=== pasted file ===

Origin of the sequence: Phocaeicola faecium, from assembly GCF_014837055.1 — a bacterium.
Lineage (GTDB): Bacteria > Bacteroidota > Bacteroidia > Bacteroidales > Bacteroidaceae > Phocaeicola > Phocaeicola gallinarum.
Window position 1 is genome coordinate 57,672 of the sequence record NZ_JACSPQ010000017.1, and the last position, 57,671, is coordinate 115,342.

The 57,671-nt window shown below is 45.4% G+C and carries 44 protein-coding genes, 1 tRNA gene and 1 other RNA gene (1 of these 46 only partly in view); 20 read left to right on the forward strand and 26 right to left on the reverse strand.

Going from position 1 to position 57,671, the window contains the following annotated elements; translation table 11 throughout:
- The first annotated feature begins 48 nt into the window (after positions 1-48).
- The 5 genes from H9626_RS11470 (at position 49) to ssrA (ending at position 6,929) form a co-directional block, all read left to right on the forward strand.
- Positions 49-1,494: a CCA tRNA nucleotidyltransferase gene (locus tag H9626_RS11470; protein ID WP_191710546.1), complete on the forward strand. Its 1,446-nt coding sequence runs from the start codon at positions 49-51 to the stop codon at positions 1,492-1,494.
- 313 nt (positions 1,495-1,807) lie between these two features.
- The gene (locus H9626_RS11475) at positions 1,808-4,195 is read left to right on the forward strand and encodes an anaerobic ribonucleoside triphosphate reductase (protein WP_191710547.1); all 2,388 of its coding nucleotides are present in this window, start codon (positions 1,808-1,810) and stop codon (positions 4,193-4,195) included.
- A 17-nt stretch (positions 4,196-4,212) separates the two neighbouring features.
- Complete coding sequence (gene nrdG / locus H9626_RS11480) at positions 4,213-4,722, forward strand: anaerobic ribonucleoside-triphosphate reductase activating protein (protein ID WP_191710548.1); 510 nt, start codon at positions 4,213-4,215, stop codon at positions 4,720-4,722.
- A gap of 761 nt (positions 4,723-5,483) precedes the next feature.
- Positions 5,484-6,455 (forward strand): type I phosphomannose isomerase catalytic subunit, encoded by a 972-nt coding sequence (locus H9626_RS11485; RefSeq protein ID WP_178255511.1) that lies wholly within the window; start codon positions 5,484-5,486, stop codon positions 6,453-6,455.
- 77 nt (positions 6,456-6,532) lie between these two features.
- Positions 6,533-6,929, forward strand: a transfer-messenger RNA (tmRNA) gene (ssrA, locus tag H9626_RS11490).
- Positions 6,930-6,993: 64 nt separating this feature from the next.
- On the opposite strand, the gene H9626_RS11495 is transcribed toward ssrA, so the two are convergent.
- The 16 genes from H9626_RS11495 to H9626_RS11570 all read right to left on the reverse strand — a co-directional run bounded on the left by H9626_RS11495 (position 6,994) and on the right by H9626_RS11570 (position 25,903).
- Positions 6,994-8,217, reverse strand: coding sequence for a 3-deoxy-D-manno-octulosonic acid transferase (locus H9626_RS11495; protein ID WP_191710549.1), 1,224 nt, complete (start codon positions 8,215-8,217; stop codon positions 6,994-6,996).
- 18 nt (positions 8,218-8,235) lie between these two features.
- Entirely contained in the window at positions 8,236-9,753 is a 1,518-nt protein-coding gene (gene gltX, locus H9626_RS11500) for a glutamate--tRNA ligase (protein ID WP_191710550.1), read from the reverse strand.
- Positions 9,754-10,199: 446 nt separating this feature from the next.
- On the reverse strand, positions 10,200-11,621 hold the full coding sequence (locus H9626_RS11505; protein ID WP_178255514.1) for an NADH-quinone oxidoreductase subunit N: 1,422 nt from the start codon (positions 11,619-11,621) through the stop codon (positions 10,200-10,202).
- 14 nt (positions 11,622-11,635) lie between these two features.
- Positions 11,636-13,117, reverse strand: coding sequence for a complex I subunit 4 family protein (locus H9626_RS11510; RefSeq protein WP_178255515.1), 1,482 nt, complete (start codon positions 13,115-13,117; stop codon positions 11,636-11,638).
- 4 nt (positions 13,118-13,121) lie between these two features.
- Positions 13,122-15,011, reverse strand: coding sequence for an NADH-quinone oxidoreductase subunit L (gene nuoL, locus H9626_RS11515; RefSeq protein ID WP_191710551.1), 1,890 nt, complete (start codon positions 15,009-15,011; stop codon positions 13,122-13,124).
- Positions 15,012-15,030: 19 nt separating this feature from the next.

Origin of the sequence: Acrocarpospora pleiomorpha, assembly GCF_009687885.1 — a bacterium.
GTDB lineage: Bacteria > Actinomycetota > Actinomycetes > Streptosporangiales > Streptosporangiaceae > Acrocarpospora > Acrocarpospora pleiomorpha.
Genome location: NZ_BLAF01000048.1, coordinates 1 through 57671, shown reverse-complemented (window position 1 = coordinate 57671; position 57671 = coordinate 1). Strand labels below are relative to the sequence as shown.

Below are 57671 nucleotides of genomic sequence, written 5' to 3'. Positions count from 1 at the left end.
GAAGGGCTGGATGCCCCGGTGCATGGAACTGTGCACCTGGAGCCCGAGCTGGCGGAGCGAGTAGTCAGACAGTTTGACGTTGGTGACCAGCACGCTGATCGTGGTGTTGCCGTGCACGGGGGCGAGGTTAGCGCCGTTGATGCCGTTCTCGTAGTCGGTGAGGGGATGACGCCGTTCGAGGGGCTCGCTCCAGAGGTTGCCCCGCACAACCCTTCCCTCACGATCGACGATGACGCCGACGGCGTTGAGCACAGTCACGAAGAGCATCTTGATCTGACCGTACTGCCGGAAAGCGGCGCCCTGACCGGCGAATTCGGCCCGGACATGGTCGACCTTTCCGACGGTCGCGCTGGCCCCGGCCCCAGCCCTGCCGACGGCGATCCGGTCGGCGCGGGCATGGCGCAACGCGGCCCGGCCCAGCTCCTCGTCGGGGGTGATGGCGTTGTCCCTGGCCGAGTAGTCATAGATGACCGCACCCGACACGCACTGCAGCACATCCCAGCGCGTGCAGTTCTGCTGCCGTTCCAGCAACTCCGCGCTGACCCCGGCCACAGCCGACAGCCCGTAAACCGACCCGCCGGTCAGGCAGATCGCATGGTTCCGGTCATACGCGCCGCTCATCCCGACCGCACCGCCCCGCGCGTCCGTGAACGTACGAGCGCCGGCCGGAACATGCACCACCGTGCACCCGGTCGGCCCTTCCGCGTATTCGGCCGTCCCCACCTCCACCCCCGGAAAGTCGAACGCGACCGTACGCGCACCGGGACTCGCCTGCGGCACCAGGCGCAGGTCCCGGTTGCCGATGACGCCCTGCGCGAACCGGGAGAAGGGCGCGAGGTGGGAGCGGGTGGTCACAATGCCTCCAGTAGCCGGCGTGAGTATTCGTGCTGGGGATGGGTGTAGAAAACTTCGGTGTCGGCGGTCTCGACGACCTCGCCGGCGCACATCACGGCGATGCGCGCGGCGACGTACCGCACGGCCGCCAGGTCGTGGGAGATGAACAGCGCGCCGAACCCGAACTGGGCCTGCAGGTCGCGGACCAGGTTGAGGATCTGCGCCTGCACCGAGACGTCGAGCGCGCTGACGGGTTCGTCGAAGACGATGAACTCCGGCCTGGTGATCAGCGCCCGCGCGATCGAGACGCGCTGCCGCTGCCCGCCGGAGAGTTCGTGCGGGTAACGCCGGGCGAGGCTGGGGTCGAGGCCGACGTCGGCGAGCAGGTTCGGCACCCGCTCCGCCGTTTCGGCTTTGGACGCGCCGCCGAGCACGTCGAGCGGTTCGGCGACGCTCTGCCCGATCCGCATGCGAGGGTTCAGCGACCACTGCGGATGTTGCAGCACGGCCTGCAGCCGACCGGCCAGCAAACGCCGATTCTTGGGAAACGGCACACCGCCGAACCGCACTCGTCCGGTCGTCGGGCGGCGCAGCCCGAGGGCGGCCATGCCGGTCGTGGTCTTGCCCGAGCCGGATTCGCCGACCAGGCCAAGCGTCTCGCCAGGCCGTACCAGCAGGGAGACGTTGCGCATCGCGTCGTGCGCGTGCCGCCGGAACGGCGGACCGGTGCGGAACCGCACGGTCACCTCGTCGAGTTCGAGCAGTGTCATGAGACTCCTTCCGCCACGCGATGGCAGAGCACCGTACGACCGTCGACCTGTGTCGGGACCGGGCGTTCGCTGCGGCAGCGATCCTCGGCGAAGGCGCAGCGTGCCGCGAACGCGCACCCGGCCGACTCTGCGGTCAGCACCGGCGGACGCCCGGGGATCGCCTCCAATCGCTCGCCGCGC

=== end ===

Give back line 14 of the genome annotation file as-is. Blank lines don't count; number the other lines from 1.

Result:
- Positions 5,484-6,455 (forward strand): type I phosphomannose isomerase catalytic subunit, encoded by a 972-nt coding sequence (locus H9626_RS11485; RefSeq protein ID WP_178255511.1) that lies wholly within the window; start codon positions 5,484-5,486, stop codon positions 6,453-6,455.